Women on morning pills twice as likely to have serious eye disease
Washington – A new study has suggested that that women who have taken oral contraceptives for three or more years are twice as likely to suffer from glaucoma, one of the leading causes of blindness which affects nearly 60 million worldwide.
Researchers at University of California, San Francisco, Duke University School of Medicine and Third Affiliated Hospital of Nanchang University, Nanchang, China utilized 2005-2008 data from the National Health and Nutrition Examination Survey (NHANES), administered by the Centers for Disease Control, which included 3,406 female participants aged 40 years or older from across the United States who completed the survey’s vision and reproductive health questionnaire and underwent eye exams.
They found that females who had used oral contraceptives, no matter which kind, for longer than three years are 2.05 times more likely to also report that they have the diagnosis of glaucoma.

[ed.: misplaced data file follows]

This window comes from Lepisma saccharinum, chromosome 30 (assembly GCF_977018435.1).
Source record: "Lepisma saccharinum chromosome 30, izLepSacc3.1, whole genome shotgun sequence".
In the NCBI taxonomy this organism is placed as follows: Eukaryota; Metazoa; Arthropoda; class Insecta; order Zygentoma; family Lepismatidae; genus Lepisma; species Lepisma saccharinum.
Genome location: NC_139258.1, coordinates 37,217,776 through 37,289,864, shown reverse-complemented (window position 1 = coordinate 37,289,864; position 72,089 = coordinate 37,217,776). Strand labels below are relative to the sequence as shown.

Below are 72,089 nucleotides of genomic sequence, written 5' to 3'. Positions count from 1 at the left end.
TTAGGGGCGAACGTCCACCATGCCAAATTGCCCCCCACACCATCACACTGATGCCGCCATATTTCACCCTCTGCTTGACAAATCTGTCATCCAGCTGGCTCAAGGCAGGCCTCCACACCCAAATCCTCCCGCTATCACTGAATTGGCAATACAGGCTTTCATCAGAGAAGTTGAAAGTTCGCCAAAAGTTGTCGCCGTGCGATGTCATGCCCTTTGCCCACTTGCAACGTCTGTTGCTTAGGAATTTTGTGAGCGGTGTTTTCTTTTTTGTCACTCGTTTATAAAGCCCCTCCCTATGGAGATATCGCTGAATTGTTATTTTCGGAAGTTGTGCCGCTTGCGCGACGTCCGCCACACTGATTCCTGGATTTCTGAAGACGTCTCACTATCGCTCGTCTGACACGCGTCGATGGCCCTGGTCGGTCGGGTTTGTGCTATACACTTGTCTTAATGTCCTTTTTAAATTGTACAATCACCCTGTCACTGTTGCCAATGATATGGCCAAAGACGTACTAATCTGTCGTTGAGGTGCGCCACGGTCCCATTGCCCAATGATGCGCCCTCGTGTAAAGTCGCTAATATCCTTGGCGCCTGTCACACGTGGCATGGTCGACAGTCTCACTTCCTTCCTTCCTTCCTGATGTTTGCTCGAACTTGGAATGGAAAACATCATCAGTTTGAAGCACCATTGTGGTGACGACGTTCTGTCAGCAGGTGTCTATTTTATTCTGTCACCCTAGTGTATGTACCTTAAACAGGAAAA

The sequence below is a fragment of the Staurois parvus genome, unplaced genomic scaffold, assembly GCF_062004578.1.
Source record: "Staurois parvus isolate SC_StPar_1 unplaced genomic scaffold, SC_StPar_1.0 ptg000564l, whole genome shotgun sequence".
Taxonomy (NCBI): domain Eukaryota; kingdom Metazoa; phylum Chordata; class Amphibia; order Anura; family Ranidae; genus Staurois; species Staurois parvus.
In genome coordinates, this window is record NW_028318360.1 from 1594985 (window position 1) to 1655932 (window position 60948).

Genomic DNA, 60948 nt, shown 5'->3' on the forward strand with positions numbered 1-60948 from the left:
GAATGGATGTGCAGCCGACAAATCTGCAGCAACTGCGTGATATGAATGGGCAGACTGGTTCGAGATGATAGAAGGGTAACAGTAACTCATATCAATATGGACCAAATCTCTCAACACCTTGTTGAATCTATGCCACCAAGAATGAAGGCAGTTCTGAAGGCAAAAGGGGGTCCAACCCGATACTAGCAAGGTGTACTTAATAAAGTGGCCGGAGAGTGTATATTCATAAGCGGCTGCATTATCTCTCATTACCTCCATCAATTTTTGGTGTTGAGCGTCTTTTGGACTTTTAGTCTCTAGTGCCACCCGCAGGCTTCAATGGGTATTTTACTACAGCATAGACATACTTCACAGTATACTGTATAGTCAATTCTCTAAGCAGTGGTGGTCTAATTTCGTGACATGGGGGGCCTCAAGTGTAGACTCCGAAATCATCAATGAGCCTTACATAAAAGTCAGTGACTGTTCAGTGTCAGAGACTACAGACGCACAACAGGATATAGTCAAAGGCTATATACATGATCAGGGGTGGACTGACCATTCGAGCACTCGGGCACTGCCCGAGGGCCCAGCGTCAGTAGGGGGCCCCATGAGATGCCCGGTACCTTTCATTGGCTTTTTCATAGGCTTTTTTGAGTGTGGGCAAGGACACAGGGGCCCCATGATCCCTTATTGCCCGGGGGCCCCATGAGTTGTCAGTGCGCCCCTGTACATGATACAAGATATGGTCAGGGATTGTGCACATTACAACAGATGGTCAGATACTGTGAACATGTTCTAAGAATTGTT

Although the results of the study do not speak directly to the causative effect of oral contraceptives on the development of glaucoma, it indicates that long-term use of oral contraceptives might be a potential risk factor for glaucoma, and may be considered as part of the risk profile for a patient together with other existing risk factors.
These include factors such as African American- ethnicity, family history of glaucoma, history of increased eye pressure or existing visual field defects.